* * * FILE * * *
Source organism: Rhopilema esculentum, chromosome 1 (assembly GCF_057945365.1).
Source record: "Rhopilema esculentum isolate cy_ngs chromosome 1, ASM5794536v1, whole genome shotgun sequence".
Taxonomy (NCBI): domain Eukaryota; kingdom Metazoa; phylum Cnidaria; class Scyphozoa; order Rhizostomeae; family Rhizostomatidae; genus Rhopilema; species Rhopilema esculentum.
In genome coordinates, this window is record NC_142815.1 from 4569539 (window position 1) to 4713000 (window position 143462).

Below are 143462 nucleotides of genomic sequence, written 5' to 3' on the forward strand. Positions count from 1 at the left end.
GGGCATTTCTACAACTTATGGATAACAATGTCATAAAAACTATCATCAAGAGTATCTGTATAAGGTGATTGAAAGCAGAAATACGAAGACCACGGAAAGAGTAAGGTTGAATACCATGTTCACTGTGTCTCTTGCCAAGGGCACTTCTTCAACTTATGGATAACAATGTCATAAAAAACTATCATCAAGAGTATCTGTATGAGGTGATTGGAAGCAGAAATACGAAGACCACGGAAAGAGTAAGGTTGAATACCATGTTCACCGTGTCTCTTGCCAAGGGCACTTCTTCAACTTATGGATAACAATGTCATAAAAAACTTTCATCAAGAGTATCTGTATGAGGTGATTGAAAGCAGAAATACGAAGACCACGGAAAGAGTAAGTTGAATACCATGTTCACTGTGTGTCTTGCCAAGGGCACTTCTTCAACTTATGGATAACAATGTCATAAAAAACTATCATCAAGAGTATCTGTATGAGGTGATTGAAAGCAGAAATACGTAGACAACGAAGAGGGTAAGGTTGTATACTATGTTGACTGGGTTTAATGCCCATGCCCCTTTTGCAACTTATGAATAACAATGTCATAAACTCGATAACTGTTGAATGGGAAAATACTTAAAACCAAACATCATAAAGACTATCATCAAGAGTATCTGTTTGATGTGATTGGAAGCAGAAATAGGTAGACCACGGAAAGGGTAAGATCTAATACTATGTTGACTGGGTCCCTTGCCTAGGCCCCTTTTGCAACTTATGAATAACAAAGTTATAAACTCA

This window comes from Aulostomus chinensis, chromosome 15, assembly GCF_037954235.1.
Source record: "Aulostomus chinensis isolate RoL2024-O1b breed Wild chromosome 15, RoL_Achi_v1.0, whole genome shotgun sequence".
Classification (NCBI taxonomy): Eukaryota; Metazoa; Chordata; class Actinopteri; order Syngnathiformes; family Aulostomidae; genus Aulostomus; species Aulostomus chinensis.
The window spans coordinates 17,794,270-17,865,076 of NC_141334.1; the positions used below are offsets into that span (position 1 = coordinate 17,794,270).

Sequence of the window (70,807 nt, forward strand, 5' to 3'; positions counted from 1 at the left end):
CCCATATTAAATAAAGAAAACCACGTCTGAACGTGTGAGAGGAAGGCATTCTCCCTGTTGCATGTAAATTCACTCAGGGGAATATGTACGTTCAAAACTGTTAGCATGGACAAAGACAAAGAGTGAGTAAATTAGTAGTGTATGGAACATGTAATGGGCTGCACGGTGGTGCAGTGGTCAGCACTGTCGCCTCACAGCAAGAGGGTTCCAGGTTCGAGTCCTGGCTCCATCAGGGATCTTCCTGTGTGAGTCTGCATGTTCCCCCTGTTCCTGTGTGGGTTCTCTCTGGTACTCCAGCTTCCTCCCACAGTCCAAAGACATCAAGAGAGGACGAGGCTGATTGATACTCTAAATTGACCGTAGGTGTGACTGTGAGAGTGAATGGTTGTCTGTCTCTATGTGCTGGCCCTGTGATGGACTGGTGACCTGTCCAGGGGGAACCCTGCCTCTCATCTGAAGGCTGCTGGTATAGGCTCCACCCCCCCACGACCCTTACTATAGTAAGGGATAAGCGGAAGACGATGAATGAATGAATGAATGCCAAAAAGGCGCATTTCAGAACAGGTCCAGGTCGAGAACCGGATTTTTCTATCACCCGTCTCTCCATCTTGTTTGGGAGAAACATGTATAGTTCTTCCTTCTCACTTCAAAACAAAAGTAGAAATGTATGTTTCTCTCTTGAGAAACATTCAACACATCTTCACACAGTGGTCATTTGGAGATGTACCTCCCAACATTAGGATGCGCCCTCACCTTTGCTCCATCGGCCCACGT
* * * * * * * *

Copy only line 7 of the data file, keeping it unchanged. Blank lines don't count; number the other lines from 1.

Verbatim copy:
This window comes from Aulostomus chinensis, chromosome 15, assembly GCF_037954235.1.